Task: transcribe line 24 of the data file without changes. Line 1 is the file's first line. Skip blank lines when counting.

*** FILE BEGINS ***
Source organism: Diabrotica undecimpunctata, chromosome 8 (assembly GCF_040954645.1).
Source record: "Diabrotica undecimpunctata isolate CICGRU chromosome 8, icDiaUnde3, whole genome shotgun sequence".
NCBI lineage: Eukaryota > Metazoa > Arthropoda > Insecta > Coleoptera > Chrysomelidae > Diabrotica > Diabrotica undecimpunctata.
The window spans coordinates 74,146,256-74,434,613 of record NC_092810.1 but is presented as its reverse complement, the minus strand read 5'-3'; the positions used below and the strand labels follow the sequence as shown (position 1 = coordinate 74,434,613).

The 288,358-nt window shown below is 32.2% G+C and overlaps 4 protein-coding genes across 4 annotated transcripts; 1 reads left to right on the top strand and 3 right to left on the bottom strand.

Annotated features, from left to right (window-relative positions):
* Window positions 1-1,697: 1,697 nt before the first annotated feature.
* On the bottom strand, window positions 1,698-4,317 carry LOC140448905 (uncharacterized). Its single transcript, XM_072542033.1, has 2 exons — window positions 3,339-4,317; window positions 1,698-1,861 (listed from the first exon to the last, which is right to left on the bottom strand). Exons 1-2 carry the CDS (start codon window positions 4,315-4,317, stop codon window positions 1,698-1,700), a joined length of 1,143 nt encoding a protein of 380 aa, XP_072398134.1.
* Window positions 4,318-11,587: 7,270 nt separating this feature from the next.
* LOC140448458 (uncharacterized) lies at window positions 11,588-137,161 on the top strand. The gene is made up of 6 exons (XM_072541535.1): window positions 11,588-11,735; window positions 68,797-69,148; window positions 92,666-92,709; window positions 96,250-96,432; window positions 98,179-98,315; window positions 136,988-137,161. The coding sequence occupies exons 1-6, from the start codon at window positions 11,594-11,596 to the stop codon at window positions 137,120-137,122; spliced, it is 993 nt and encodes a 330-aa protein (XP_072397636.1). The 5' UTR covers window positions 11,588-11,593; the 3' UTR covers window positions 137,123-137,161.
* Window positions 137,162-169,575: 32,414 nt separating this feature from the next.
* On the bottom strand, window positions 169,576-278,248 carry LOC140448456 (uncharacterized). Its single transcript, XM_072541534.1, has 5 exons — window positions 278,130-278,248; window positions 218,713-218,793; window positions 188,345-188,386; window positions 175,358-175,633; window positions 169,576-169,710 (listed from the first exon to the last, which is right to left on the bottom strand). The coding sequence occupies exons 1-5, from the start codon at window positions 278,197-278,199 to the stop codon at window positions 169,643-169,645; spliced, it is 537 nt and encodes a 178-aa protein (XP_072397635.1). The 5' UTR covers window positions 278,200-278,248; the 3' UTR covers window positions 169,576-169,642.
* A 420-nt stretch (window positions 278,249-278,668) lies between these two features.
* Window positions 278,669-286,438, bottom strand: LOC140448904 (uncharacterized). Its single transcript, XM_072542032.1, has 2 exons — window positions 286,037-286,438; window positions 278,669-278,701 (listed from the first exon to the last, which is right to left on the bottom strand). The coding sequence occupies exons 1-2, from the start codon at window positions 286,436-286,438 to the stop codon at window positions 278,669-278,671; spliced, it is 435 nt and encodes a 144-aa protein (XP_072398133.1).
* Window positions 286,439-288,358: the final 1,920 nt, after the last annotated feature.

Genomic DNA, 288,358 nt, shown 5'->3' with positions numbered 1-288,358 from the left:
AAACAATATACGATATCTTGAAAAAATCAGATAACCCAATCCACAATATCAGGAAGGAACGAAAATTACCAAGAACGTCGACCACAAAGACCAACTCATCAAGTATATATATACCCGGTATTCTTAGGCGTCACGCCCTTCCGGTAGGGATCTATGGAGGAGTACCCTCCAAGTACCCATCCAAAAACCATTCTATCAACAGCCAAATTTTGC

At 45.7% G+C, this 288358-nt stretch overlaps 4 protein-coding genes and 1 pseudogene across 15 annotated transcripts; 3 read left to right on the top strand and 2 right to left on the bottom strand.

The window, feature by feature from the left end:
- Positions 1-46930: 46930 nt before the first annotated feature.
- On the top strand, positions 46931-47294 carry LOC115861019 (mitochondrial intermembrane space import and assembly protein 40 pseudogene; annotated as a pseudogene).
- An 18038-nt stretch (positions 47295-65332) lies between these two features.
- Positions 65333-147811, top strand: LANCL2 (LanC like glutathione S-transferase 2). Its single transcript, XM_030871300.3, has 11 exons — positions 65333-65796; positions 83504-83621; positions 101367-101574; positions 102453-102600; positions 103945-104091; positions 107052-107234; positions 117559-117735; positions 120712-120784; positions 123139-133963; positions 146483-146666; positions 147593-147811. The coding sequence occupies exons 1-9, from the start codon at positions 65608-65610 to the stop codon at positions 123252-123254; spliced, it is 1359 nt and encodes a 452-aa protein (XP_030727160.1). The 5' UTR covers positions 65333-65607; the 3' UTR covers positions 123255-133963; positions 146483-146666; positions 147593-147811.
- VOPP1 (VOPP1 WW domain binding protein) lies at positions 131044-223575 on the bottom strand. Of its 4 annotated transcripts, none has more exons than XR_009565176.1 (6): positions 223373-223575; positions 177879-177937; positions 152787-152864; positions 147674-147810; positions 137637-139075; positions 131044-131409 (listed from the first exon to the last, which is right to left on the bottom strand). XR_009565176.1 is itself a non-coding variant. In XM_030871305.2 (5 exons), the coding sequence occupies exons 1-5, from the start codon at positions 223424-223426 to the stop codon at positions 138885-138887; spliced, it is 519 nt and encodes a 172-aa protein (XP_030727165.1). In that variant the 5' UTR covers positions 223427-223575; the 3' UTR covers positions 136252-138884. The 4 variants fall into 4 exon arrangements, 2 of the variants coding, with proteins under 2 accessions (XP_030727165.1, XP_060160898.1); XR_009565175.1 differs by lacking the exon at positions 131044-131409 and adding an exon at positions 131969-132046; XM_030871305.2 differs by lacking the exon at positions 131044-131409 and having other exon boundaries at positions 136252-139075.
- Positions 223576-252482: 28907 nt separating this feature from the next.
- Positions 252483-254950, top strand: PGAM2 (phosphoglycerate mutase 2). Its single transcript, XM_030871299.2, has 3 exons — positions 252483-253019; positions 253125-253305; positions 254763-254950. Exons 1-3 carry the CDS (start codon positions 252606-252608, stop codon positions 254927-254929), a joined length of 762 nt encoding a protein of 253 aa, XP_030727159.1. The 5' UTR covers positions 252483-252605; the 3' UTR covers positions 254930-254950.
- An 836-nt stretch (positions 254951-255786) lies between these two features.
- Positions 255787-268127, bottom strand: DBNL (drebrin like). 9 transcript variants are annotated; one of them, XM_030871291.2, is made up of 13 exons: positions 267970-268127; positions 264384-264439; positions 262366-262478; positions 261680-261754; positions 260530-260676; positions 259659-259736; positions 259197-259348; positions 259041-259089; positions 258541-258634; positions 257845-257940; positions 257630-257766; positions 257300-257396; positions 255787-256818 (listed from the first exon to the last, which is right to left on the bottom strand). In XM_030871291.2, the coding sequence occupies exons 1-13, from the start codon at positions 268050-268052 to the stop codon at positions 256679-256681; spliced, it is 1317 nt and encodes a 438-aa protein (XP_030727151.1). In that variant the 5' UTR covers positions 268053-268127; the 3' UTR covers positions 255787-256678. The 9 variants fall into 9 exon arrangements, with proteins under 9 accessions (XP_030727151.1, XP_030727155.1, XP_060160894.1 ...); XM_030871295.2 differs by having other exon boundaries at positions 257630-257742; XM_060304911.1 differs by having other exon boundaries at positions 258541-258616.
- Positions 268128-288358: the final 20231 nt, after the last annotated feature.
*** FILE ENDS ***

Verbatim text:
- VOPP1 (VOPP1 WW domain binding protein) lies at positions 131044-223575 on the bottom strand. Of its 4 annotated transcripts, none has more exons than XR_009565176.1 (6): positions 223373-223575; positions 177879-177937; positions 152787-152864; positions 147674-147810; positions 137637-139075; positions 131044-131409 (listed from the first exon to the last, which is right to left on the bottom strand). XR_009565176.1 is itself a non-coding variant. In XM_030871305.2 (5 exons), the coding sequence occupies exons 1-5, from the start codon at positions 223424-223426 to the stop codon at positions 138885-138887; spliced, it is 519 nt and encodes a 172-aa protein (XP_030727165.1). In that variant the 5' UTR covers positions 223427-223575; the 3' UTR covers positions 136252-138884. The 4 variants fall into 4 exon arrangements, 2 of the variants coding, with proteins under 2 accessions (XP_030727165.1, XP_060160898.1); XR_009565175.1 differs by lacking the exon at positions 131044-131409 and adding an exon at positions 131969-132046; XM_030871305.2 differs by lacking the exon at positions 131044-131409 and having other exon boundaries at positions 136252-139075.